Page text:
There are numerous studies that look at bicameralism in public choice economics. One general conclusion is that more houses make legislation more difficult to pass, requiring a super-majority of support for legislative change. This can make Tyranny of the majority more difficult, but also lets less legislation pass in general. However, just having two houses isn't sufficient. To this end, economists would consider houses whose "chambers’ demographic characteristics [are] more diverse" more bicameral, more different and requiring a stronger super-majority to enact change.
Buchanan and Tullock, in an early look at bicameralism are concerned with the ability of a Democracy to impose external costs on citizens. They're also worried about decision making costs, the ease of making collective decisions. For example, if everyone had to agree 100% on every issue, making any decision would be impossible, but there can be no external costs imposed on unwilling citizens, on the other extreme, with a simple majority, it's fairly easy to make decisions, but those decisions can impose costs on others (Tyranny of the majority). Buchanan and Tullock find that "if the basis of representation is made sufficiently different in the two houses the institutions of the bicameral legislature may prove to be an effective means of securing a substantial reduction in the external costs of collective action without incurring as much added decision-making costs as a more inclusive rule would involve in a single house." Thus a bicameral legislature may be able help to block legislatures from imposing external costs on citizens, but it would be less of a barrier to decision making than requiring a high % of the legislature to agree before a proposal becomes law.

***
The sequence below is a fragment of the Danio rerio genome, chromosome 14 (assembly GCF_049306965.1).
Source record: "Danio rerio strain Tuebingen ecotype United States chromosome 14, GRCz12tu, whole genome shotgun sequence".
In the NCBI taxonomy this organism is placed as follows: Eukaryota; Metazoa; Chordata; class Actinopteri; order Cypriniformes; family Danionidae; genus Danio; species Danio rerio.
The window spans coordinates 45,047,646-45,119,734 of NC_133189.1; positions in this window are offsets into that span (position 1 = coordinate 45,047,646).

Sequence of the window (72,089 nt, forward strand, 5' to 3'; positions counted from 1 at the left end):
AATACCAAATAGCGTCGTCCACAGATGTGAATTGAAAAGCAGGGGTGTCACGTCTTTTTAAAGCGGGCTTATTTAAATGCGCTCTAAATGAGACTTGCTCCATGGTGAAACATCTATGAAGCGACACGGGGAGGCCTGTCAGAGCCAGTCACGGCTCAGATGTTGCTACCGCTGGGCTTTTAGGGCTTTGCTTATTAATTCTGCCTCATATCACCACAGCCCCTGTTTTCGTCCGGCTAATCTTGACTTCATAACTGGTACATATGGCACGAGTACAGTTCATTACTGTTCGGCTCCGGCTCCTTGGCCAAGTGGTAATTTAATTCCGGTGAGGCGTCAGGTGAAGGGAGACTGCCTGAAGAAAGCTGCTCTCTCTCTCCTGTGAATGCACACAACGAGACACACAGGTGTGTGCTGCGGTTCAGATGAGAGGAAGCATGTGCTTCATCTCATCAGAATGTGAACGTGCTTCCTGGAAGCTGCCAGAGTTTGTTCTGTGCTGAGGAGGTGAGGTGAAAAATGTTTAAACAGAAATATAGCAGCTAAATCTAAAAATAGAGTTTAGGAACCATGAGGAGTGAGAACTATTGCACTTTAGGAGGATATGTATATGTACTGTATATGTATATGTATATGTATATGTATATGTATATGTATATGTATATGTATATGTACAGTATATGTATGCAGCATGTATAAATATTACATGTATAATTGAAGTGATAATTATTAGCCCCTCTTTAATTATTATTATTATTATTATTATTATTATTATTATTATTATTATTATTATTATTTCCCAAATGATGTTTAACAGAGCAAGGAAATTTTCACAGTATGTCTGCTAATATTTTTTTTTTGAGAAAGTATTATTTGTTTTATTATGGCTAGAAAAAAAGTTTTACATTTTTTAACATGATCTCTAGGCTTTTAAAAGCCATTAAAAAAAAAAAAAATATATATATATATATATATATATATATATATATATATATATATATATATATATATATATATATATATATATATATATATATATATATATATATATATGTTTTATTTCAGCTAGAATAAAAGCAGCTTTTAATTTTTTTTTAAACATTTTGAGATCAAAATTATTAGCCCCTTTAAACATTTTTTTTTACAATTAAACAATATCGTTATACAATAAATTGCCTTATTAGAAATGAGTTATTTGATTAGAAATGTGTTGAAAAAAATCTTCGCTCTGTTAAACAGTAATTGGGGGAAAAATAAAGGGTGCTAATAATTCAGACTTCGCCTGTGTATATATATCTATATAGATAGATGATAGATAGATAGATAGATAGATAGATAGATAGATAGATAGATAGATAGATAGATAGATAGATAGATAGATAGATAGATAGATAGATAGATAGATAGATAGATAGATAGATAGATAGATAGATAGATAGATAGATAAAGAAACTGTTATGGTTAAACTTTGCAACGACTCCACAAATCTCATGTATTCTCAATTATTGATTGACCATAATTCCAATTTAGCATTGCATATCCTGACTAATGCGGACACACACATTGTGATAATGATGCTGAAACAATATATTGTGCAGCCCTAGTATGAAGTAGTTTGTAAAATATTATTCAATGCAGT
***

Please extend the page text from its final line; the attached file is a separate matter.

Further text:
Another interesting study from the public choice literature is summarized below
Bradbury and Crain (2001) examine the discrete difference between
bicameral and unicameral systems in different countries. Specifically,
this study examines the effect of the bicameral institution on
redistributive spending due to the "Law of 1/n," which is pork-barrel
spending fueled by an increase in elected representatives. The study
finds that countries with bicameral legislatures experience less 1/n
spending than unicameral countries, which is consistent with the
hypothesis that adding a second legislative chamber limits
One literature review can be found at The Encyclopedia of Public Choice, page 39, quoted from above. Also see the literature review from Constitutional Political Economy in a Public Choice Perspective section 8.5.